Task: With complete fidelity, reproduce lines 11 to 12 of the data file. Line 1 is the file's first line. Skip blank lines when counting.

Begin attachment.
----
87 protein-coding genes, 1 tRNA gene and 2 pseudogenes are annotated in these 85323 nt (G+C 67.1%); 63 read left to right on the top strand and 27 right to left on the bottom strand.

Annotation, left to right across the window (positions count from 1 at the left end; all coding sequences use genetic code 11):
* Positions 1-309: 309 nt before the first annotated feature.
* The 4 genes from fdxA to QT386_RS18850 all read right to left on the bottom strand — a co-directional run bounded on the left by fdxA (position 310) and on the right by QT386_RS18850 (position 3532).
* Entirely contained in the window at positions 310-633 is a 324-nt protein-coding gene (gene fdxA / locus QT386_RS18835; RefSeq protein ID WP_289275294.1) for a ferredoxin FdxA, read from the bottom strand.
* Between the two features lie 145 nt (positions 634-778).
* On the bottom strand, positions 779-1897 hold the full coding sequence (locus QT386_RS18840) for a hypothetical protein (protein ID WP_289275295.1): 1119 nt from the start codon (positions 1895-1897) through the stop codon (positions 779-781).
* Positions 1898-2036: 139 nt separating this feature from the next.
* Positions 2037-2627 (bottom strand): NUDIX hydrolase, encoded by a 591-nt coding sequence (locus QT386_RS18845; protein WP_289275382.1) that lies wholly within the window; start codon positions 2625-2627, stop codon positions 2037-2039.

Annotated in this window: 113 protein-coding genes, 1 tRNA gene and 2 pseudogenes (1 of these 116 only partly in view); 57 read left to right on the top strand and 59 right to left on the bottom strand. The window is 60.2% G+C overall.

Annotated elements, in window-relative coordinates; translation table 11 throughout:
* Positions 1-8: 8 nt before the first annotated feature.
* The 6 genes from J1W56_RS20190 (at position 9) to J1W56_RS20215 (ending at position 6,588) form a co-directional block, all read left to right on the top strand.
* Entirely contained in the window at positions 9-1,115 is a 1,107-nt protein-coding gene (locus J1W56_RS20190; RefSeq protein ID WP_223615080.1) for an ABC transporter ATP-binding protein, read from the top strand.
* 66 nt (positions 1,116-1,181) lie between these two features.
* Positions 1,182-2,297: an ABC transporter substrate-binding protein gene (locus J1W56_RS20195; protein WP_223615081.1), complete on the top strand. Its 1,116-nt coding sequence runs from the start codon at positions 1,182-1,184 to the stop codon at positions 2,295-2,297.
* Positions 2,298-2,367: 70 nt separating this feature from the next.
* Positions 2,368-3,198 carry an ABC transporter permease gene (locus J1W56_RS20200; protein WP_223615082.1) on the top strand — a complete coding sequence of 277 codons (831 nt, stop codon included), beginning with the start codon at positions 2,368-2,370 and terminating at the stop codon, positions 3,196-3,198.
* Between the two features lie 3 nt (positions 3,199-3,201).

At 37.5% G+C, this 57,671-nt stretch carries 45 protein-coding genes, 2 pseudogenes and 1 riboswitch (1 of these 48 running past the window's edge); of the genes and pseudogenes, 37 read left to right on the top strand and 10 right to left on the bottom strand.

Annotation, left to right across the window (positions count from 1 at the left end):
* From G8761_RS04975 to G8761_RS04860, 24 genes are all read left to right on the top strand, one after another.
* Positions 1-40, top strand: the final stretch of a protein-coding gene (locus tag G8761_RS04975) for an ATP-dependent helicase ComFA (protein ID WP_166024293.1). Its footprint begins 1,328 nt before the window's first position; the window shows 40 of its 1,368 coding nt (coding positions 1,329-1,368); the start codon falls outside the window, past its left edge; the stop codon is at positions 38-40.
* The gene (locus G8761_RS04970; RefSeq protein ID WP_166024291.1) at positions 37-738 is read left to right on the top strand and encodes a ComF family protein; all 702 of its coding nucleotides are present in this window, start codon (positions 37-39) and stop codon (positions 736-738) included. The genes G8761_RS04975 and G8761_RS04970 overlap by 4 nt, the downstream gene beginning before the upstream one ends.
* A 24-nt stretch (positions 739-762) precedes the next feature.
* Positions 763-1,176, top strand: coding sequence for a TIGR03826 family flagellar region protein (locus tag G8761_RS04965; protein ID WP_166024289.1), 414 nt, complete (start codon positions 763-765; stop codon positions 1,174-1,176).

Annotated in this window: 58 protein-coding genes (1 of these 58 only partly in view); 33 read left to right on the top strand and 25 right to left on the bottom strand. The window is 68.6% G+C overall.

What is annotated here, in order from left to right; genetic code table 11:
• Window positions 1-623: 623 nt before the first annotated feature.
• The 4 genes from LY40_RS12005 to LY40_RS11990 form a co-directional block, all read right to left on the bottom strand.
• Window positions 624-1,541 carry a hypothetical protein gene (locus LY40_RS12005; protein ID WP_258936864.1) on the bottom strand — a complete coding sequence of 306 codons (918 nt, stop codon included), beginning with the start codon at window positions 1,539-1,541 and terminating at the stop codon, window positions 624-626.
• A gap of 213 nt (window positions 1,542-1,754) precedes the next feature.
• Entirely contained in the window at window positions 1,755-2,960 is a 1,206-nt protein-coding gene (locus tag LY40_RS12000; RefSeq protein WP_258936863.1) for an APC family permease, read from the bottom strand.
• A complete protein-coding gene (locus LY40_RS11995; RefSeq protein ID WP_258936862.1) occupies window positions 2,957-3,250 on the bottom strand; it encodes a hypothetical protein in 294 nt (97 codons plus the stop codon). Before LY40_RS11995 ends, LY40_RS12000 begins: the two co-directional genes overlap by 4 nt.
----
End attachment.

Annotated elements, in window-relative coordinates; translation table 11 throughout:
* Positions 1-8: 8 nt before the first annotated feature.